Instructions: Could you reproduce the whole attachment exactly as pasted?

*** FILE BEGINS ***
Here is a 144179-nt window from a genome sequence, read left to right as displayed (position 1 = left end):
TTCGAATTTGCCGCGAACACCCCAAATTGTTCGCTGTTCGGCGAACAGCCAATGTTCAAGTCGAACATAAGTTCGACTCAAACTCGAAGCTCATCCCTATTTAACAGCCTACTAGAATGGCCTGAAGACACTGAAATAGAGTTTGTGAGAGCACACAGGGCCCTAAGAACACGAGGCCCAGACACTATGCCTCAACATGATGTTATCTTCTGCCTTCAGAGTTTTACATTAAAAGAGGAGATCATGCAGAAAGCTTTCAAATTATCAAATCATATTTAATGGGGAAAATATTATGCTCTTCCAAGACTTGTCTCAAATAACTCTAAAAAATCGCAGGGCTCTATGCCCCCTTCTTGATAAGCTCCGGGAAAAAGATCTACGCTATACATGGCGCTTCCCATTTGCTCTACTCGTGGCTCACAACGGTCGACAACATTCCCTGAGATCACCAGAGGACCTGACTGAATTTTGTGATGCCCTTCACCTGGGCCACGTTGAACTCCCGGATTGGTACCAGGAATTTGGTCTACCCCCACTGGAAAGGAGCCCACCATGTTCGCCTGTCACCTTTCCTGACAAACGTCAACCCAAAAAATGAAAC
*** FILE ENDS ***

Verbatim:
Here is a 144179-nt window from a genome sequence, read left to right as displayed (position 1 = left end):
TTCGAATTTGCCGCGAACACCCCAAATTGTTCGCTGTTCGGCGAACAGCCAATGTTCAAGTCGAACATAAGTTCGACTCAAACTCGAAGCTCATCCCTATTTAACAGCCTACTAGAATGGCCTGAAGACACTGAAATAGAGTTTGTGAGAGCACACAGGGCCCTAAGAACACGAGGCCCAGACACTATGCCTCAACATGATGTTATCTTCTGCCTTCAGAGTTTTACATTAAAAGAGGAGATCATGCAGAAAGCTTTCAAATTATCAAATCATATTTAATGGGGAAAATATTATGCTCTTCCAAGACTTGTCTCAAATAACTCTAAAAAATCGCAGGGCTCTATGCCCCCTTCTTGATAAGCTCCGGGAAAAAGATCTACGCTATACATGGCGCTTCCCATTTGCTCTACTCGTGGCTCACAACGGTCGACAACATTCCCTGAGATCACCAGAGGACCTGACTGAATTTTGTGATGCCCTTCACCTGGGCCACGTTGAACTCCCGGATTGGTACCAGGAATTTGGTCTACCCCCACTGGAAAGGAGCCCACCATGTTCGCCTGTCACCTTTCCTGACAAACGTCAACCCAAAAAATGAAAC